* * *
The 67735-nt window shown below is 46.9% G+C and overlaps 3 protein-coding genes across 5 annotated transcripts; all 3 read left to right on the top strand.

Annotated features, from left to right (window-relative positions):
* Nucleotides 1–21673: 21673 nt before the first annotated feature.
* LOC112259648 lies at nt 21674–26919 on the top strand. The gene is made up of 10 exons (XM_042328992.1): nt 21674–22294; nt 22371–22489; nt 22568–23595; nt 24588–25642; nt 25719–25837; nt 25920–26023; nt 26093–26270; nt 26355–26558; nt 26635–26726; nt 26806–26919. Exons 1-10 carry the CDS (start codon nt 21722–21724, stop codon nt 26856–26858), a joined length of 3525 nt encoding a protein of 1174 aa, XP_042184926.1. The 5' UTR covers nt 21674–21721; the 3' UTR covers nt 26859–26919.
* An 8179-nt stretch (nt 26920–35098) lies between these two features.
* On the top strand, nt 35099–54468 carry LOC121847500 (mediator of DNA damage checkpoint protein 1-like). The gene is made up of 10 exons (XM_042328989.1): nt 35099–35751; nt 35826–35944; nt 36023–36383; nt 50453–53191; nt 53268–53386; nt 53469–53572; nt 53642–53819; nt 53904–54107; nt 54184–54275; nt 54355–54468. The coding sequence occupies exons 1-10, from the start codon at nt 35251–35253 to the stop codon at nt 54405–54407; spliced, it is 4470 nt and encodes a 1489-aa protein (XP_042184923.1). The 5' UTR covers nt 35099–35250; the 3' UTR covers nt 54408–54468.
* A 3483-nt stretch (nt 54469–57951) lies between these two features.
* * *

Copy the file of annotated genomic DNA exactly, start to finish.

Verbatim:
The 67735-nt window shown below is 46.9% G+C and overlaps 3 protein-coding genes across 5 annotated transcripts; all 3 read left to right on the top strand.

Annotated features, from left to right (window-relative positions):
* Nucleotides 1–21673: 21673 nt before the first annotated feature.
* LOC112259648 lies at nt 21674–26919 on the top strand. The gene is made up of 10 exons (XM_042328992.1): nt 21674–22294; nt 22371–22489; nt 22568–23595; nt 24588–25642; nt 25719–25837; nt 25920–26023; nt 26093–26270; nt 26355–26558; nt 26635–26726; nt 26806–26919. Exons 1-10 carry the CDS (start codon nt 21722–21724, stop codon nt 26856–26858), a joined length of 3525 nt encoding a protein of 1174 aa, XP_042184926.1. The 5' UTR covers nt 21674–21721; the 3' UTR covers nt 26859–26919.
* An 8179-nt stretch (nt 26920–35098) lies between these two features.
* On the top strand, nt 35099–54468 carry LOC121847500 (mediator of DNA damage checkpoint protein 1-like). The gene is made up of 10 exons (XM_042328989.1): nt 35099–35751; nt 35826–35944; nt 36023–36383; nt 50453–53191; nt 53268–53386; nt 53469–53572; nt 53642–53819; nt 53904–54107; nt 54184–54275; nt 54355–54468. The coding sequence occupies exons 1-10, from the start codon at nt 35251–35253 to the stop codon at nt 54405–54407; spliced, it is 4470 nt and encodes a 1489-aa protein (XP_042184923.1). The 5' UTR covers nt 35099–35250; the 3' UTR covers nt 54408–54468.
* A 3483-nt stretch (nt 54469–57951) lies between these two features.